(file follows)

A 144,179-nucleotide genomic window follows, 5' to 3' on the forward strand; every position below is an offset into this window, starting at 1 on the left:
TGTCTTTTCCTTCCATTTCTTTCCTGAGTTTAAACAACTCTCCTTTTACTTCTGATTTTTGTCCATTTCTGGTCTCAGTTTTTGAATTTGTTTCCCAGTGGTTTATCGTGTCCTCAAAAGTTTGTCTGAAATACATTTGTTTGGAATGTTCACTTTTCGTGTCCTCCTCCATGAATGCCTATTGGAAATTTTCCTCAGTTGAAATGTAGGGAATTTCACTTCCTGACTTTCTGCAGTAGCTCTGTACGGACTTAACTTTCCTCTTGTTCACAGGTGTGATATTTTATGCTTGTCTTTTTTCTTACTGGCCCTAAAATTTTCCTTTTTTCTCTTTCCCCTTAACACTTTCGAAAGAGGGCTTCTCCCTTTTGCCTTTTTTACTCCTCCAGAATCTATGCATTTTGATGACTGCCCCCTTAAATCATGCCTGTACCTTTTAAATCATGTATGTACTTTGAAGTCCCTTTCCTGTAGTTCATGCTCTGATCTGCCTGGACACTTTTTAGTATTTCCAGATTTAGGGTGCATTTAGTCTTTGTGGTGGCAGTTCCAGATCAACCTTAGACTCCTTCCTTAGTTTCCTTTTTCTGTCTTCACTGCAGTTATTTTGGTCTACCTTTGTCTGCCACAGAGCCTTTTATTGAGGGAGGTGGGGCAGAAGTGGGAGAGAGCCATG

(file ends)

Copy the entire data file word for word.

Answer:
A 144,179-nucleotide genomic window follows, 5' to 3' on the forward strand; every position below is an offset into this window, starting at 1 on the left:
TGTCTTTTCCTTCCATTTCTTTCCTGAGTTTAAACAACTCTCCTTTTACTTCTGATTTTTGTCCATTTCTGGTCTCAGTTTTTGAATTTGTTTCCCAGTGGTTTATCGTGTCCTCAAAAGTTTGTCTGAAATACATTTGTTTGGAATGTTCACTTTTCGTGTCCTCCTCCATGAATGCCTATTGGAAATTTTCCTCAGTTGAAATGTAGGGAATTTCACTTCCTGACTTTCTGCAGTAGCTCTGTACGGACTTAACTTTCCTCTTGTTCACAGGTGTGATATTTTATGCTTGTCTTTTTTCTTACTGGCCCTAAAATTTTCCTTTTTTCTCTTTCCCCTTAACACTTTCGAAAGAGGGCTTCTCCCTTTTGCCTTTTTTACTCCTCCAGAATCTATGCATTTTGATGACTGCCCCCTTAAATCATGCCTGTACCTTTTAAATCATGTATGTACTTTGAAGTCCCTTTCCTGTAGTTCATGCTCTGATCTGCCTGGACACTTTTTAGTATTTCCAGATTTAGGGTGCATTTAGTCTTTGTGGTGGCAGTTCCAGATCAACCTTAGACTCCTTCCTTAGTTTCCTTTTTCTGTCTTCACTGCAGTTATTTTGGTCTACCTTTGTCTGCCACAGAGCCTTTTATTGAGGGAGGTGGGGCAGAAGTGGGAGAGAGCCATG